Corporate leadership: you need to know when it is time to go.

In the context of a degree of churn amongst ASX100 CEOs over the past two years, it is important to remember the most important role of a Board of Directors of a publicly listed company is to appoint and remove the Chief Executive Officer.

And the most destructive decision a Board can do to shareholder value is to get either of these two things wrong.

Considerable damage is caused to a company by an otherwise highly successful CEO coasting to the line of retirement. Even if not overtly, it is difficult (although not impossible) for a CEO to maintain energy indefinitely to confront change, transformation and disruption or to undertake major projects or mergers and acquisitions activity. And this can cause companies to miss opportunities or fail to see the future bearing down on them and their business.

So what can a Board of directors do?

Not be afraid to have tenure and succession discussions with the Chief Executive Officer. A frank discussion about the CEO’s intentions regarding his/her possible retirement date, and how this fits in with the current strategy or timing of major projects or acquisitions, should happen regularly. Without, of course, triggering any pre-emptive continuous disclosure obligations. This is especially important as a CEO completes a reasonable term in office and/or approaches a respectable age for retirement.

Equally, the Board must keep an eye on the pipeline of talent coming through an organisation and overseeing the development of key talent with a view to grooming the leader or leaders of tomorrow.

While internal succession is often preferable to an external appointment where the Board is comfortable with strategic direction, the Board should also monitor the available pool of external candidates.

Consider succession in the context of the company’s forward-looking strategy. The demands of today are inevitably not the demands of tomorrow. The challenges and opportunities in the future may require a different skill set, background and experience in the CEO and his or her leadership team. Thinking about the company’s future business strategy will inform the Board’s assessment of what it is looking for in its next CEO – and when it needs to make this change in order to execute their strategy.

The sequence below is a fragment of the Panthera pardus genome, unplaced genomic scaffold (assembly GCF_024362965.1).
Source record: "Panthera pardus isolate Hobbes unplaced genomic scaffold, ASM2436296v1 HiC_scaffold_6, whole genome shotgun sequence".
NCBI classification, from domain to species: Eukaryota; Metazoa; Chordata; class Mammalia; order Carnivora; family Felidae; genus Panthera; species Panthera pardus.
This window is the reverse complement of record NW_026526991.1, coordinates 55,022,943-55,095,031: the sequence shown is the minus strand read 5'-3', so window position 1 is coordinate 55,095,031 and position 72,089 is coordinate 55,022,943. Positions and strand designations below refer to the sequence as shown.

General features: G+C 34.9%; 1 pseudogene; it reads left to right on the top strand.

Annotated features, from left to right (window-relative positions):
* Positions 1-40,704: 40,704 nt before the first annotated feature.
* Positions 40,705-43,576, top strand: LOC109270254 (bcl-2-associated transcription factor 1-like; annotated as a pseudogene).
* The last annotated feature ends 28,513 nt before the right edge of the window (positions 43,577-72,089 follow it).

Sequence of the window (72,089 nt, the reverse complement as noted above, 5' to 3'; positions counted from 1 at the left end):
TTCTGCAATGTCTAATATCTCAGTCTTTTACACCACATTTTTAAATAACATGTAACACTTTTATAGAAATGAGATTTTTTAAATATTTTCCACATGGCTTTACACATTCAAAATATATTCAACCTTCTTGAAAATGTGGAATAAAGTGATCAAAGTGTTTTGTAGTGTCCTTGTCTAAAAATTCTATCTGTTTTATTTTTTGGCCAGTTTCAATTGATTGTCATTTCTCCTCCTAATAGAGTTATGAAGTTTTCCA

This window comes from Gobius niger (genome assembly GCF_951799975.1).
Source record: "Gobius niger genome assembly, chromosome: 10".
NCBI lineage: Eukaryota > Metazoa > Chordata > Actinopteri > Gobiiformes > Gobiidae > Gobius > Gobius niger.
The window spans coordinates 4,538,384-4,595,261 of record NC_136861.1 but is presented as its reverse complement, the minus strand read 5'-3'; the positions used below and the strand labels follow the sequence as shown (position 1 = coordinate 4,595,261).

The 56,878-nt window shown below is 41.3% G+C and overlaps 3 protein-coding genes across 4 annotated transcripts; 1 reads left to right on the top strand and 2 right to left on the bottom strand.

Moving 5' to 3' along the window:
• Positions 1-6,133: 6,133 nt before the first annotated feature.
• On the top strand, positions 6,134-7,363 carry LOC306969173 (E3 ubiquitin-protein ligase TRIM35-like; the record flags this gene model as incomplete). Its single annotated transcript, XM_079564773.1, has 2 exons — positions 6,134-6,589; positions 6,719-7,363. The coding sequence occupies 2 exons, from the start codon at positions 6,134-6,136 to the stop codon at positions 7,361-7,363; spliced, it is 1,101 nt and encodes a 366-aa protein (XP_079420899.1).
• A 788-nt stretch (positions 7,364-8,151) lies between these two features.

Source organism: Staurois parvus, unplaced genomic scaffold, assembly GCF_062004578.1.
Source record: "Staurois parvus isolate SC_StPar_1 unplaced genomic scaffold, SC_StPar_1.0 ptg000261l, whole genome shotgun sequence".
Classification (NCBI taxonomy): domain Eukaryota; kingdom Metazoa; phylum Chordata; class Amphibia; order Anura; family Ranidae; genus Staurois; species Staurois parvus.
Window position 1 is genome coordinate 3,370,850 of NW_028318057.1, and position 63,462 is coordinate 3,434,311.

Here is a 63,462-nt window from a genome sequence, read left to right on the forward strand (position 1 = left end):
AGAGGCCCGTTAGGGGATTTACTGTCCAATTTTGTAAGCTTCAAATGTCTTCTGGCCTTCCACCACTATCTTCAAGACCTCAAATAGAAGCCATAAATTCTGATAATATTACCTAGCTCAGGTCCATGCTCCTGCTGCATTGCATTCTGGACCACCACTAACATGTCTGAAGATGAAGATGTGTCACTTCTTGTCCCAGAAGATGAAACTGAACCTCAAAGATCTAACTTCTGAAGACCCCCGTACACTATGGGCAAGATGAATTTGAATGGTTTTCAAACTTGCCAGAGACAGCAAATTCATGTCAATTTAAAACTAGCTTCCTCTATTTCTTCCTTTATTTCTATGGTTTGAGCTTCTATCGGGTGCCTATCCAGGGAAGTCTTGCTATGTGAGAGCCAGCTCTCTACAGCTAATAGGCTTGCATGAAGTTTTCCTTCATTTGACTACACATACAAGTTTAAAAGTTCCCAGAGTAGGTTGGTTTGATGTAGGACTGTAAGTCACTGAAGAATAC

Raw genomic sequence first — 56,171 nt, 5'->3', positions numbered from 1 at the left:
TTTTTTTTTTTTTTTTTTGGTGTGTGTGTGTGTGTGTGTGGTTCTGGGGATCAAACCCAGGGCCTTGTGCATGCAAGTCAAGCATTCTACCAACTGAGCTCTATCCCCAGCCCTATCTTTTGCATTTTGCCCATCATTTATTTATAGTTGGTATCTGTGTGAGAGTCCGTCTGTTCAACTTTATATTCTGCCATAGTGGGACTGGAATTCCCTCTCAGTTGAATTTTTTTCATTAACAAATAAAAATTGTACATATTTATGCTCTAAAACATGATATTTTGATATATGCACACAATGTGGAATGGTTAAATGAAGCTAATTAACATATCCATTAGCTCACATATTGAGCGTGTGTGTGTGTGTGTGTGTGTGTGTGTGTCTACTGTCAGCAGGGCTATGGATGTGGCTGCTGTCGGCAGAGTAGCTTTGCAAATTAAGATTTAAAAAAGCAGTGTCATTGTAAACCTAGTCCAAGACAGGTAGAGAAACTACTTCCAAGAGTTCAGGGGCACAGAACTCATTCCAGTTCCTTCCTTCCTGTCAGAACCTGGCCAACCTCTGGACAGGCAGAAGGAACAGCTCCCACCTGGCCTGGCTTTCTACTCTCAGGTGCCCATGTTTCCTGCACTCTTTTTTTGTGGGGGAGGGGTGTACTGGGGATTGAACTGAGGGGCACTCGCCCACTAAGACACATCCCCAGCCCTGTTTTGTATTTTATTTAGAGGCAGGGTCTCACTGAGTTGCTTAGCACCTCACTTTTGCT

Look for the telltale signs of CEO fatigue. A Board, and most particularly a Chair, should be monitoring the energy, enthusiasm and elan of the CEO. If those characteristics, which were the cornerstone of the appointment of the CEO, begin to wane, or be less pronounced, the need for ‘the talk’ becomes more necessary.

Consider the issue of succession in the context of setting remuneration, as Boards do not want to structure their rewards in such a way as to provide a disincentive to a CEO to leave at the right time.

This is not to say we shouldn’t all mature after time in role. Nor that we need to enter our seventh decade with the same spring in our step as our fifth. But when the CEO seems to have lost his or her appetite for the fight, for the next big challenge or to confront the inevitability of needing to reinvent the business to remain ahead of the competitors (both known and not yet identified), the Board needs to start to consider having the discussion with the CEO. And if there are no other good reasons to explain the Board’s perception, the Board needs to start thinking about forcing change.

I am not talking about sacking the CEO. But an open dialogue over expectations and the time frame that the Board requires the CEO to commit to execute on the current strategy. This should allow the CEO and Chair to assess whether the Board and CEO are both on the same page or whether there is a misalignment in expectations and ambitions that mean it is time to make a change at the top.

Many Chairs only oversee a change in CEO a few times in their career. And so this may not be an area where they have much experience; even if they are ex-executives that may have terminated many employees over the years. It is a delicate operation, as damaging the Board’s relationship with the CEO can also cause corporate damage.

A great benefit of building a Board with a diverse range of experiences and skills is that collectively they are equipped to chart this territory. They just need to be mindful to act in a timely manner and not allow a CEO to drift and, almost by default, the company to lose momentum.


One thought on “Corporate leadership: you need to know when it is time to go.

  1. This is a timely piece Stephen. In our Client Insights interviews we have noted the current high level of churn at CEO and Chair level. Boards do look for depth internally and appropriate succession planning. In addition, the messaging out to the broader firm has to be managed – the ripple effect of the change creates anxiety and tensions and can stall initiatives on other parts of the business.

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